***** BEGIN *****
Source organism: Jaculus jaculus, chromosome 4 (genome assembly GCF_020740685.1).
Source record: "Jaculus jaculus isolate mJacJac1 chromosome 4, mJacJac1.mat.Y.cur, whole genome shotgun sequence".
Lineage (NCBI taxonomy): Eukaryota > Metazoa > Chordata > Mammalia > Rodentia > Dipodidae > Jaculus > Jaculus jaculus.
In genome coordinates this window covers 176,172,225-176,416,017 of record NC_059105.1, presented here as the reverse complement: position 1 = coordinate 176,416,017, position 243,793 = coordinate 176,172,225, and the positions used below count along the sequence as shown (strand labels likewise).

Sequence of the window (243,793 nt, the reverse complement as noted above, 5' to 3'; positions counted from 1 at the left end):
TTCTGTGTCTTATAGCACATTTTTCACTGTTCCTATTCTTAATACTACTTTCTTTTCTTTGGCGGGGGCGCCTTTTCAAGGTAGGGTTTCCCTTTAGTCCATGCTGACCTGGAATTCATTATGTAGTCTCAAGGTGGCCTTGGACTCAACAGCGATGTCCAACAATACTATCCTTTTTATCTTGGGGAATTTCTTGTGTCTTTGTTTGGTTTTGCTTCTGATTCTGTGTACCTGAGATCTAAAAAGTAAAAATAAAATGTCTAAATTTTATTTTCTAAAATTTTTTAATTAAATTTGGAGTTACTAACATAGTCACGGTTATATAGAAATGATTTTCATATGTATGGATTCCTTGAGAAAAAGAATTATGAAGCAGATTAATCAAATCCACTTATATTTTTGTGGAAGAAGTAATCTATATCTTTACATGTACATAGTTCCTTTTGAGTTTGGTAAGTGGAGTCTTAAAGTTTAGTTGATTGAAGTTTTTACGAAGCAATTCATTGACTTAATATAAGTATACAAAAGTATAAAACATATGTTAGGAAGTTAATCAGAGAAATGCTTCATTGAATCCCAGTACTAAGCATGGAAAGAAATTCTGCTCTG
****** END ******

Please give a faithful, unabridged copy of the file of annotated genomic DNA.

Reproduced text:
Source organism: Jaculus jaculus, chromosome 4 (genome assembly GCF_020740685.1).
Source record: "Jaculus jaculus isolate mJacJac1 chromosome 4, mJacJac1.mat.Y.cur, whole genome shotgun sequence".
Lineage (NCBI taxonomy): Eukaryota > Metazoa > Chordata > Mammalia > Rodentia > Dipodidae > Jaculus > Jaculus jaculus.
In genome coordinates this window covers 176,172,225-176,416,017 of record NC_059105.1, presented here as the reverse complement: position 1 = coordinate 176,416,017, position 243,793 = coordinate 176,172,225, and the positions used below count along the sequence as shown (strand labels likewise).

Sequence of the window (243,793 nt, the reverse complement as noted above, 5' to 3'; positions counted from 1 at the left end):
TTCTGTGTCTTATAGCACATTTTTCACTGTTCCTATTCTTAATACTACTTTCTTTTCTTTGGCGGGGGCGCCTTTTCAAGGTAGGGTTTCCCTTTAGTCCATGCTGACCTGGAATTCATTATGTAGTCTCAAGGTGGCCTTGGACTCAACAGCGATGTCCAACAATACTATCCTTTTTATCTTGGGGAATTTCTTGTGTCTTTGTTTGGTTTTGCTTCTGATTCTGTGTACCTGAGATCTAAAAAGTAAAAATAAAATGTCTAAATTTTATTTTCTAAAATTTTTTAATTAAATTTGGAGTTACTAACATAGTCACGGTTATATAGAAATGATTTTCATATGTATGGATTCCTTGAGAAAAAGAATTATGAAGCAGATTAATCAAATCCACTTATATTTTTGTGGAAGAAGTAATCTATATCTTTACATGTACATAGTTCCTTTTGAGTTTGGTAAGTGGAGTCTTAAAGTTTAGTTGATTGAAGTTTTTACGAAGCAATTCATTGACTTAATATAAGTATACAAAAGTATAAAACATATGTTAGGAAGTTAATCAGAGAAATGCTTCATTGAATCCCAGTACTAAGCATGGAAAGAAATTCTGCTCTG